Sometimes, even with some tips under your belt, receiving feedback can still be a really stressful and overwhelming experience.
‘If you feel that being sensitive to feedback is an ongoing issue for you, then I’d really suggest to get some support around that,’ Dr O’Shea advises.
‘When people come to me with issues around receiving feedback, what I might encourage them to do is actively seek it out,’ she explains. ‘In that way, you’ll potentially feel like you’re in control of accessing the feedback.
‘And just the sheer process of being on the front-foot when seeking feedback could also send the message: “I want to develop and I want to learn.” That’s a positive thing for an employer.’
Ignoring or dodging feedback because it’s scary or stressful can be more harmful in the long term, because you’re actually avoiding valuable learning opportunities.
‘Particularly when we’re early in a job, or when we’re just starting out in a new course, there’s lots of things we don’t know, so feedback is important in helping us develop ourselves,’ Dr O’Shea says.
‘Being able to find ways to lean into feedback is a really important task for all of us.’
‘Of course, there are situations where you feel the feedback is unreasonable and perhaps unfair or inaccurate in some way,’ Dr O’Shea says. Before jumping on the defence (or offence), start by referring back to her tips for taking feedback on board: ‘Taking a moment, clarifying what the feedback is, asking for time to think about it.’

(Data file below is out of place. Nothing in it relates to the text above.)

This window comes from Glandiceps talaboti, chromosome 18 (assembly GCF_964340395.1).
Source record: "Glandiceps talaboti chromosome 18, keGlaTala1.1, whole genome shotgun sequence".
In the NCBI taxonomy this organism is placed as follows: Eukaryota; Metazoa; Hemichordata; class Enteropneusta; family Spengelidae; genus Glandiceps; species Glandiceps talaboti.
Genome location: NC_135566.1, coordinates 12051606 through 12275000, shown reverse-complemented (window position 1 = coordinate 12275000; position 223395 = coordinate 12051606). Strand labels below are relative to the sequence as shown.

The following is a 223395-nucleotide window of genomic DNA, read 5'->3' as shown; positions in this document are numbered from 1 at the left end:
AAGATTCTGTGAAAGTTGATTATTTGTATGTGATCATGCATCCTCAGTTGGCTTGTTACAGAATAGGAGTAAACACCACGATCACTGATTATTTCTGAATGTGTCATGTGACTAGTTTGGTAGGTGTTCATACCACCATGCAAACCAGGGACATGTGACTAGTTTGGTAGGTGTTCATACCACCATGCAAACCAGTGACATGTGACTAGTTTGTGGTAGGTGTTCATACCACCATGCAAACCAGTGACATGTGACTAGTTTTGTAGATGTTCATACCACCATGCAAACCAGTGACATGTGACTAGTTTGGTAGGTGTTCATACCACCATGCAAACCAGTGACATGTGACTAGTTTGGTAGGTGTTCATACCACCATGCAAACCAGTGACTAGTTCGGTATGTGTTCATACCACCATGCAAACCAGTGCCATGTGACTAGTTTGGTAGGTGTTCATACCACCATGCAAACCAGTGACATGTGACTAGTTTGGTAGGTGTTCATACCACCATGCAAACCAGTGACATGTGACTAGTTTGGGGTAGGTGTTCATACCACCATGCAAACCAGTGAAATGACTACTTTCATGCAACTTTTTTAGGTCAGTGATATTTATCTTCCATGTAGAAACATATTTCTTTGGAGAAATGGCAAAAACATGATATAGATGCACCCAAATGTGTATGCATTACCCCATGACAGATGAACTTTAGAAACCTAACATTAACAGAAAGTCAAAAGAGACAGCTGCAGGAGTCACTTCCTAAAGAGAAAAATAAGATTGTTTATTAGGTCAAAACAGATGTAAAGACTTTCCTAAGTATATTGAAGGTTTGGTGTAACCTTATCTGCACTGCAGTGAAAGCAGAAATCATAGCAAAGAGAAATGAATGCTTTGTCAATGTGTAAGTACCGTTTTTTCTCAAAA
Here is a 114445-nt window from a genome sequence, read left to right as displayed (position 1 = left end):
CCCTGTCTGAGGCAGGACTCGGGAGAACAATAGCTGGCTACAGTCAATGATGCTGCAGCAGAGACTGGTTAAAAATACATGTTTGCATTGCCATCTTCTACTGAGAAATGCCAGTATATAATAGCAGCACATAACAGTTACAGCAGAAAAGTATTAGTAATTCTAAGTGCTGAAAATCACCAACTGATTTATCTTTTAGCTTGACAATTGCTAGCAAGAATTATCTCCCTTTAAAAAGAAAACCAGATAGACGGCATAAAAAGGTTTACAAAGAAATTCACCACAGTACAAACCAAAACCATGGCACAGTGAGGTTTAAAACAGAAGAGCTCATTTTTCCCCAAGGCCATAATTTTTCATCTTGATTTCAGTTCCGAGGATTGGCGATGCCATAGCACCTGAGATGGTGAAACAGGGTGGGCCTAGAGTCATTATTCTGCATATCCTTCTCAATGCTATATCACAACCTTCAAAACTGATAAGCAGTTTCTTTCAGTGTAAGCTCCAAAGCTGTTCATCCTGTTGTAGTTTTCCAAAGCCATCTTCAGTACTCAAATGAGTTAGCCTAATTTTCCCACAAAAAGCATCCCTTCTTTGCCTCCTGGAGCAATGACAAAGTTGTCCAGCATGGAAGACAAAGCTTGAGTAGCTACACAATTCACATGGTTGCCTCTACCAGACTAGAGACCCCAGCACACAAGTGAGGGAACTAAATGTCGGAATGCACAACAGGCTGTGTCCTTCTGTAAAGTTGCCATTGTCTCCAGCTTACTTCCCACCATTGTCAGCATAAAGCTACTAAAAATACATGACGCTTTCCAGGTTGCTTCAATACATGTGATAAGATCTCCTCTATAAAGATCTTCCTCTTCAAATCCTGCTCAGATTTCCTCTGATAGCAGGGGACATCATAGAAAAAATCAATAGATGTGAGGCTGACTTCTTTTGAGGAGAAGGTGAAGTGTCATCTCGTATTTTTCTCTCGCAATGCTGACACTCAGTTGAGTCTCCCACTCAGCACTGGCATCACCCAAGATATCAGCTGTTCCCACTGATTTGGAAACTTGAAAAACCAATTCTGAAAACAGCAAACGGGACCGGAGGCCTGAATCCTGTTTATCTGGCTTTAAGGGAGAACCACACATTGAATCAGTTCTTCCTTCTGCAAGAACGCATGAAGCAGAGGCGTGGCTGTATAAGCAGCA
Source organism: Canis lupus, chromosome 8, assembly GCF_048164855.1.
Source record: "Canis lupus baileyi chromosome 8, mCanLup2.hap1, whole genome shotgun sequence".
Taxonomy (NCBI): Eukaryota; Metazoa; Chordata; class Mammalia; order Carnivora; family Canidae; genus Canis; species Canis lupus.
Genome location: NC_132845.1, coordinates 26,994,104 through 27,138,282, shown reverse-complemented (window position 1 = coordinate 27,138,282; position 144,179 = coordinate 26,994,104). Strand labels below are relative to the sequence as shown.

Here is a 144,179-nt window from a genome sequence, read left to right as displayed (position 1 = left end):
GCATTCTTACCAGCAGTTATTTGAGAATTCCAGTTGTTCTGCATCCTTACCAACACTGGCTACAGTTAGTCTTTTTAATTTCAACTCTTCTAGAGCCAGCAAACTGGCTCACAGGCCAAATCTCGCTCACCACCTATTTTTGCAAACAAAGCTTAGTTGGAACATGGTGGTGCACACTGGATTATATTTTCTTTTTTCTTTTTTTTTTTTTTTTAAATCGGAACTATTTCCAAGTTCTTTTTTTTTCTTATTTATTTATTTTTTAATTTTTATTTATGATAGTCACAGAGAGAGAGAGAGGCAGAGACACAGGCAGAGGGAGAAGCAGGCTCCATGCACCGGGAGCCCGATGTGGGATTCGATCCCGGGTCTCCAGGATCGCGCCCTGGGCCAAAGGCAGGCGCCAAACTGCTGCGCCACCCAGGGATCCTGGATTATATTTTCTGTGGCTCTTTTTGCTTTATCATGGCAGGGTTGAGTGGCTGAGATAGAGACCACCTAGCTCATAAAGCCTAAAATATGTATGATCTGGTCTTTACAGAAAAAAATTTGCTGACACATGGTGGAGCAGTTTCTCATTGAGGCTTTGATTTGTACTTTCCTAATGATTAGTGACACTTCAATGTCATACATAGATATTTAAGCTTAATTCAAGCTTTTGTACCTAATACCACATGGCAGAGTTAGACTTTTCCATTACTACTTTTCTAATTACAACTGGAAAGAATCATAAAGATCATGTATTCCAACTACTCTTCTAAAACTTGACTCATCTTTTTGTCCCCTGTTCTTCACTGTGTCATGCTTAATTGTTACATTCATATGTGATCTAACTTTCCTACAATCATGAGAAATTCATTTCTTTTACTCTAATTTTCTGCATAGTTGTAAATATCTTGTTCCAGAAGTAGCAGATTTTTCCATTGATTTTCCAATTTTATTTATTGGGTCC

If you feel you want to reject the feedback offered, make a time to meet with that person and prepare some notes, ‘so you can communicate in a way that’s less emotional,’ Dr O’Shea advises.
‘You might begin with, “I really welcome feedback,” making sure the person knows that you want to learn and develop, but that you wanted to clarify some aspects of it because you feel that there may be things that have been missed.
‘At other times I would say, sometimes we need to just let situations go. A person may have a particular perspective, and you need to think, “Is there value in me going in to bat around this particular issue, or is it something that I’m just going to let go?”’
At the end of the day, it’s important to remember that the person critiquing you is human too, and they’re capable of making mistakes just like anybody else.
‘People giving feedback have bad days: they get things wrong, they have other things going on for them,’ Dr O’Shea says. ‘They may not even necessarily remember what they said or didn’t say and the moment has passed.’
Remember, providing feedback can actually be equally as difficult as being the one on the receiving end.
‘Sometimes, they might not have been trained well in being able to provide feedback, and may not necessarily do it in a way that’s particularly helpful. So understanding these things can help to depersonalise the feedback a little bit.’
As long as you find something useful to take away from it, and approach the situation in a calm and positive way, you’re giving yourself the best chance to learn and succeed.